(This article belongs to the Special Issue Completeness of Quantum Theory: Still an Open Question)
16 pages, 346 KiB  
Article
The Electromagnetic Vacuum Field as an Essential Hidden Ingredient of the Quantum-Mechanical Ontology
by Ana Maria Cetto and Luis de la Peña
Entropy 2022, 24(12), 1717; https://doi.org/10.3390/e24121717 - 24 Nov 2022
Cited by 4 | Viewed by 1733
Abstract
This paper provides elements in support of the random zero-point radiation field (zpf) as an essential ontological ingredient needed to explain distinctive properties of quantum-mechanical systems. We show that when an otherwise classical particle is connected to the zpf, a [...] Read more.
This paper provides elements in support of the random zero-point radiation field (zpf) as an essential ontological ingredient needed to explain distinctive properties of quantum-mechanical systems. We show that when an otherwise classical particle is connected to the zpf, a drastic, qualitative change in the dynamics takes place, leading eventually to the quantum dynamics. In particular, we demonstrate that in parallel with the evolution of the canonical variables of the particle into quantum operators satisfying the basic commutator x^,p^=i, also the field canonical variables are transformed, giving rise to the corresponding creation and annihilation operators a^,a^, satisfying a^,a^=1. This allows for an explanation of quantum features such as quantum fluctuations, stationary states and transitions, and establishes a natural contact with (nonrelativistic) quantum electrodynamics. Full article
(This article belongs to the Special Issue Completeness of Quantum Theory: Still an Open Question)
16 pages, 345 KiB  
Article
Quantum Mechanics: Statistical Balance Prompts Caution in Assessing Conceptual Implications
by Brian Drummond
Entropy 2022, 24(11), 1537; https://doi.org/10.3390/e24111537 - 26 Oct 2022
Viewed by 2249
Abstract
Throughout quantum mechanics there is statistical balance, in the collective response of an ensemble of systems to differing measurement types. Statistical balance is a core feature of quantum mechanics, underlying quantum mechanical states, and not yet explained. The concept of “statistical balance” is [...] Read more.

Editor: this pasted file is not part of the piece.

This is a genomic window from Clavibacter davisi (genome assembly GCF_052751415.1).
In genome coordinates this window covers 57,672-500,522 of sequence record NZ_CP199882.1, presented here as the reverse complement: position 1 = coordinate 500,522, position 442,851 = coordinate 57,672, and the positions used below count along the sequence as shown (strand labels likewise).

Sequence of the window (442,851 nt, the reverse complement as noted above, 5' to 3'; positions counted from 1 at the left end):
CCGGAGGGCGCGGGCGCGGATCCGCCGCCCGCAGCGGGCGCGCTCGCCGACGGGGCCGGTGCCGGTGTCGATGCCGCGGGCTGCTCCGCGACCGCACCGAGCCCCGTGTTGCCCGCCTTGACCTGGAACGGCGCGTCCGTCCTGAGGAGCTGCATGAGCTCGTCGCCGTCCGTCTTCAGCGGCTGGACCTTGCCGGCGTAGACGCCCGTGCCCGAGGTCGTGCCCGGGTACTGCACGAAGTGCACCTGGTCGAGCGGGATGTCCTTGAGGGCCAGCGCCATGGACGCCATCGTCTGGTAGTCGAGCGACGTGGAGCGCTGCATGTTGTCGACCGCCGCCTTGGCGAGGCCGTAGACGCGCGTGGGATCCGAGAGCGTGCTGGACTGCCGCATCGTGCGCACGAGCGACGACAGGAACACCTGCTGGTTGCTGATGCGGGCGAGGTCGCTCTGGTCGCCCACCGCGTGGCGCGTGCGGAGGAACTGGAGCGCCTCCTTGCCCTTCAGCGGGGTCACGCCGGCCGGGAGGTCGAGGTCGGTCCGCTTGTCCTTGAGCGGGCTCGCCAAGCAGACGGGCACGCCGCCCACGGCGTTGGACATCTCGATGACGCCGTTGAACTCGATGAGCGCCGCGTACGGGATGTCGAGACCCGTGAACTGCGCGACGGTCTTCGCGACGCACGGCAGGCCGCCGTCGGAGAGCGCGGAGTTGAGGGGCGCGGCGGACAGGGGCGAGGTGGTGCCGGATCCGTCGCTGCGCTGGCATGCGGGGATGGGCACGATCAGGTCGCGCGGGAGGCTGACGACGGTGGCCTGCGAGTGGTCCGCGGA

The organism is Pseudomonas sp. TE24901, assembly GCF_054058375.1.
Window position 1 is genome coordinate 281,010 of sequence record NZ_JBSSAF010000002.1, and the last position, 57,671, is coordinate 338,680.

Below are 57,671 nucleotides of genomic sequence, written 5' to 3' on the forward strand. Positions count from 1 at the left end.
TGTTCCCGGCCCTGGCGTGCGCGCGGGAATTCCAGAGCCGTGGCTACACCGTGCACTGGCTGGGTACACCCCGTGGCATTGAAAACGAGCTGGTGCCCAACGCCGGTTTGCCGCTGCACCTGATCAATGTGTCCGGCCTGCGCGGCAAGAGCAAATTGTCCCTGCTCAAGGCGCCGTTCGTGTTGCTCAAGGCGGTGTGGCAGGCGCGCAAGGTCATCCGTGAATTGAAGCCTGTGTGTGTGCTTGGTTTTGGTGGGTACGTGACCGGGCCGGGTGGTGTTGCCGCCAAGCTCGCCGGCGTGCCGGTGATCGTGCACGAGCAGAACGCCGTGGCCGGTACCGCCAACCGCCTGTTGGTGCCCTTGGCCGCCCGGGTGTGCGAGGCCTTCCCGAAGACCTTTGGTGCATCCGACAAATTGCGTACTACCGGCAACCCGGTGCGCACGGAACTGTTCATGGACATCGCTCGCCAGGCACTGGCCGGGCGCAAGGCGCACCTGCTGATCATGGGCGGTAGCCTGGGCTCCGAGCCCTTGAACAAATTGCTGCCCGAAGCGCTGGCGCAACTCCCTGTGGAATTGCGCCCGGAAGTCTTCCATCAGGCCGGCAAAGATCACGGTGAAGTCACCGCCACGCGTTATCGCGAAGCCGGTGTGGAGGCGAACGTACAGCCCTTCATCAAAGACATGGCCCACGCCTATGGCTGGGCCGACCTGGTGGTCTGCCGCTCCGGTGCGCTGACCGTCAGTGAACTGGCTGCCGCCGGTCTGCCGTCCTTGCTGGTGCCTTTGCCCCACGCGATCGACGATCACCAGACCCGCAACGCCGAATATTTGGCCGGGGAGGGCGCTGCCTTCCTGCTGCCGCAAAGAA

Throughout quantum mechanics there is statistical balance, in the collective response of an ensemble of systems to differing measurement types. Statistical balance is a core feature of quantum mechanics, underlying quantum mechanical states, and not yet explained. The concept of “statistical balance” is here explored, comparing its meaning since 2019 with its original meaning in 2001. Statistical balance now refers to a feature of contexts in which: (a) there is a prescribed probability other than 0 or 1 for the collective response of an ensemble to one measurement type; and (b) the collective response of the same ensemble to another measurement type demonstrates that no well-defined value can be attributed, for the property relevant to the original measurement type, to individual members of the ensemble. In some unexplained way, the outcomes of single runs of a measurement of the original type “balance” each other to give an overall result in line with the prescribed probability. Unexplained statistical balance prompts caution in assessing the conceptual implications of entanglement, measurement, uncertainty, and two-slit and Bell-type analyses. Physicists have a responsibility to the wider population to be conceptually precise about quantum mechanics, and to make clear that many possible conceptual implications are uncertain. Full article
(This article belongs to the Special Issue Completeness of Quantum Theory: Still an Open Question)
16 pages, 457 KiB  
Article
A Proposed Interpretation of the Wave–Particle Duality
by Kurt Jung
Entropy 2022, 24(11), 1535; https://doi.org/10.3390/e24111535 - 26 Oct 2022
Cited by 1 | Viewed by 1393
Abstract
Within the framework of quantum mechanics, the wave function squared describes the probability density of particles. In this article, another description of the wave function is given which embeds quantum mechanics into the traditional fields of physics, thus making new interpretations dispensable. The [...] Read more.
Within the framework of quantum mechanics, the wave function squared describes the probability density of particles. In this article, another description of the wave function is given which embeds quantum mechanics into the traditional fields of physics, thus making new interpretations dispensable. The new concept is based on the idea that each microscopic particle with non-vanishing rest mass is accompanied by a matter wave, which is formed by adjusting the phases of the vacuum fluctuations in the vicinity of the vibrating particle. The vibrations of the particle and wave are phase-coupled. Particles move on continuous approximately classical trajectories. By the phase coupling mechanism, the particle transfers the information on its kinematics and thus also on the external potential to the wave. The space dependence of the escorting wave turns out to be equal to the wave function. The new concept fundamentally differs from the pilot wave concept of Bohmian mechanics. Full article